HMS Pearl (1855)

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For other ships of the same name, see HMS Pearl.
HMS Pearl c.1856
HMS Pearl c.1856
Career (UK)
Name: HMS Pearl
Builder: Woolwich Dockyard
Launched: 13 September 1855
Fate: Sold for break up to Castle, August 1884
General characteristics
Class & type: Pearl-class corvette
Displacement: 2,115 long tons (2,149 t)[1]
Tons burthen: 1469 bm[1]
Length: 225 ft 3 in (68.66 m) oa
200 ft (61 m) (gundeck)
Beam: 40 ft 4 in (12.29 m)
Draught: 16 ft 2 in (4.93 m) (forward)
19 ft 9 in (6.02 m) (aft)
Depth of hold: 23 ft 11 in (7.29 m)
Installed power: 400 nominal horsepower
1,324 ihp (987 kW)[1]
Propulsion:
  • 2-cylinder trunk engine[1]
  • Single screw
Sail plan: Full-rigged ship
Speed: 11.3 knots (20.9 km/h) (under steam)
Armament:
  • 20 × 8-inch (42cwt) muzzle-loading smoothbore cannons on broadside trucks
  • 1 × 10-inch/68pdr (95cwt) muzzle-loading smoothbore cannons pivot-mounted at bow

HMS Pearl was a Pearl-class 21-gun screw corvette of the Royal Navy launched in 1855, displacing 2,187 tons.

In September 1857, during the Indian Rebellion, 175 of the ship's crew were formed into Pearl's Naval Brigade. The small force, armed largely with rifles, took part in several actions. It was accompanied in many of these by a similar force formed from the crew of Shannon.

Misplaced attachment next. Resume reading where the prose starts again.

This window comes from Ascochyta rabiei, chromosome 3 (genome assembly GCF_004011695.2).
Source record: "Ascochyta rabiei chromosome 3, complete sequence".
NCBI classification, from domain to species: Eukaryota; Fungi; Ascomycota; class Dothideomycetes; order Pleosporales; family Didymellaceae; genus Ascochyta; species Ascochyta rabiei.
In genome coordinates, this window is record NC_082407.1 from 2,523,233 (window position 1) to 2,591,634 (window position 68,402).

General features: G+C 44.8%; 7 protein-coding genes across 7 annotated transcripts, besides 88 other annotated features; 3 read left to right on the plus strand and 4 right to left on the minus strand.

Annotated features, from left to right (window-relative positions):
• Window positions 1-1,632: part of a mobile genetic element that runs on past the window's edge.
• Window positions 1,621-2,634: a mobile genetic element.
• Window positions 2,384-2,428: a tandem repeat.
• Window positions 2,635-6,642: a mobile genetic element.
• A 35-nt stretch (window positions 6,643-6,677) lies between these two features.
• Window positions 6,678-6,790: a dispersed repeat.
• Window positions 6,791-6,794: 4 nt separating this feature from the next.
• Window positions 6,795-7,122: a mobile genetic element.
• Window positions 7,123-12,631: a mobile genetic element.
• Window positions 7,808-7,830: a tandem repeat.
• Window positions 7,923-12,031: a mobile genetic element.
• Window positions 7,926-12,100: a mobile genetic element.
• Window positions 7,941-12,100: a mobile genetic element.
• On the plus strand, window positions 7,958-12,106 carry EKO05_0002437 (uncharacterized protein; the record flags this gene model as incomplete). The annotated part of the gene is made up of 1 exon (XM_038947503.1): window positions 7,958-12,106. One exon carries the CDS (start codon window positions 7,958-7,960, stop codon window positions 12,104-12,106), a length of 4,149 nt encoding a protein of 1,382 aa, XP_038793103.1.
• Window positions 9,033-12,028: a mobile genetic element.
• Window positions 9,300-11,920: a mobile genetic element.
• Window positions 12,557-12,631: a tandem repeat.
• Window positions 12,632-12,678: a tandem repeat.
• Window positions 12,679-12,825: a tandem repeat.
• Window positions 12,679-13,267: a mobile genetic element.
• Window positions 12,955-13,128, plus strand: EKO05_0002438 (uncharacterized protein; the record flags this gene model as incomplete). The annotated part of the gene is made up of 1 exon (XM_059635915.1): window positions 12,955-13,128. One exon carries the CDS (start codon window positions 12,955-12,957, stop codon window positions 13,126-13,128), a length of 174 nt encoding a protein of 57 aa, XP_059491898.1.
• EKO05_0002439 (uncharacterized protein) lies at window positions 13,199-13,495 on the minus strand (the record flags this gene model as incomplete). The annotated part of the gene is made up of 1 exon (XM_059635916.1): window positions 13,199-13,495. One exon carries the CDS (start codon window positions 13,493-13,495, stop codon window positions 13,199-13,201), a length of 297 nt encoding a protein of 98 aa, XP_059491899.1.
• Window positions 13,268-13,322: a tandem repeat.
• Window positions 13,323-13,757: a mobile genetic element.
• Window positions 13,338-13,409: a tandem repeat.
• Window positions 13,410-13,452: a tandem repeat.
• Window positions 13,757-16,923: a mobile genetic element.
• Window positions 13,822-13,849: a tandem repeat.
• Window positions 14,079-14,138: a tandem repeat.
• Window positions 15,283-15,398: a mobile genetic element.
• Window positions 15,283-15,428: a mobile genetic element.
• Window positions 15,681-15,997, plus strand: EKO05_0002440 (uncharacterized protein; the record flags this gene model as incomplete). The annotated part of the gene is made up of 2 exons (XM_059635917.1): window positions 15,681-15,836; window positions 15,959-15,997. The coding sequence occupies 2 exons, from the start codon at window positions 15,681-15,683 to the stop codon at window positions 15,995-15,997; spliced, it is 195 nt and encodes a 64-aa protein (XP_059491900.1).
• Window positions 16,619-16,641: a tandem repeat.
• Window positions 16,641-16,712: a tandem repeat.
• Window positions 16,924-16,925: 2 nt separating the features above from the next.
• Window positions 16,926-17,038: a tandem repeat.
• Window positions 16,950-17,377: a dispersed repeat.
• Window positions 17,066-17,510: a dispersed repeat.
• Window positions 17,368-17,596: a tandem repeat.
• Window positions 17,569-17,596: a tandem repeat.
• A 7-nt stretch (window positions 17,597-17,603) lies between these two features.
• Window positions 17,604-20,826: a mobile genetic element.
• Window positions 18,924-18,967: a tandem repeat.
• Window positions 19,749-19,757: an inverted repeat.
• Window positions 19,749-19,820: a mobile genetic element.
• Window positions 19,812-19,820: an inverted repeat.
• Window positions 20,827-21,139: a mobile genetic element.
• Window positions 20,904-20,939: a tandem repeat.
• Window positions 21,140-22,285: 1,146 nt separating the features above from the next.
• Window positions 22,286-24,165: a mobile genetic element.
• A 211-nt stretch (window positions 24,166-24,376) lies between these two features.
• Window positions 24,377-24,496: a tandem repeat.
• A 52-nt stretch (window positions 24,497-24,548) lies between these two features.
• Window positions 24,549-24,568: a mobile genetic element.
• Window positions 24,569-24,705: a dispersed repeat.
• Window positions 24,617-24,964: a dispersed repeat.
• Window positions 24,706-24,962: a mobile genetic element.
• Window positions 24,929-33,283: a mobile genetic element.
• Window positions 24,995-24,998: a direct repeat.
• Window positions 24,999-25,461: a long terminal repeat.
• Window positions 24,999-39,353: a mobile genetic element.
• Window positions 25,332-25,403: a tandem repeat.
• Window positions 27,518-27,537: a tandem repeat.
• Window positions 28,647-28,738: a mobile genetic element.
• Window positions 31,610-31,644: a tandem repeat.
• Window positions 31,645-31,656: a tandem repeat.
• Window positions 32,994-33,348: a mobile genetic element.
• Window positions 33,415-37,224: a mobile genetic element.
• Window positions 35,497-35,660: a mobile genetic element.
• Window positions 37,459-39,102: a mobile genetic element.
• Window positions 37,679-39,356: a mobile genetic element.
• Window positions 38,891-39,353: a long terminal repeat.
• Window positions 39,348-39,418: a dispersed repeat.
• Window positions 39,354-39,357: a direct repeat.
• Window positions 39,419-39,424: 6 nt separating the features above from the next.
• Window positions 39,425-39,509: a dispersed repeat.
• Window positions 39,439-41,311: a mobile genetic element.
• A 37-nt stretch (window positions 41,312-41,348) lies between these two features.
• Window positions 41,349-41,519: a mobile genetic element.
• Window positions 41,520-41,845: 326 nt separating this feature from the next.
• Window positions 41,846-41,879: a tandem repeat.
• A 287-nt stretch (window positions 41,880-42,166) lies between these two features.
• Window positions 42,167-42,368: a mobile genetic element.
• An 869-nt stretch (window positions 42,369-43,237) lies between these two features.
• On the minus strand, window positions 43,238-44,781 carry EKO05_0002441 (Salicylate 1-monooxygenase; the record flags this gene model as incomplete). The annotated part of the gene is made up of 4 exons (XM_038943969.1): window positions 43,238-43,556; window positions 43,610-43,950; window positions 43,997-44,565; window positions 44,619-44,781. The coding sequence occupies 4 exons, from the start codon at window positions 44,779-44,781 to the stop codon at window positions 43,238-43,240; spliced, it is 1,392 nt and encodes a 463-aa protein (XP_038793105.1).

The ship was captained by Edward Southwell Sotheby from its commission in 1855. On 10 March 1858 Pearl left Liverpool carrying the explorer David Livingstone and his river boat Ma Robert, arriving at the Zambesi delta on 14 May 1858 for the Second Zambesi Expedition.[2][3] John Borlase replaced Sotheby, on the ships return from India in 1859, from 23 August 1859 to 18 June 1864 when the ship was paid off in Portsmouth. Pearl sailed around the East Indies and China and played a part in the Taiping Rebellion and the bombardment of Kagoshima during the Anglo-Satsuma War.

North Star Affair[edit]

In May 1861 the Pearl was involved in an incident involving a British merchant ship named North Star and Chinese pirates. On May 13, pirates in a junk attacked the North Star off the coast of Hong Kong Island. They killed or mortally wounded at least five members of the crew and stole over 4,000 dollars worth of gold before abandoning the ship. Only two survivors remained on the ship and they hid from the pirates until they left the North Star and then they set sail for the port of Hong Kong. HMS Pearl was anchored off Green Island at the time and she eventually recovered both the merchantman and the survivors.[4]

References[edit]

Notes
  1. ^ a b c d Winfield (2004) p.209
  2. ^ "Worldwide Missions". Retrieved 15 August 2012. 
  3. ^ "Livingstone Online". UCL. Retrieved 15 August 2012. 
  4. ^ A Sydney Man (23 July 1861). "News and Notes CLXIV". The Courier (Brisbane). p. 3. Retrieved 3 January 2012. 
Bibliography

External links[edit]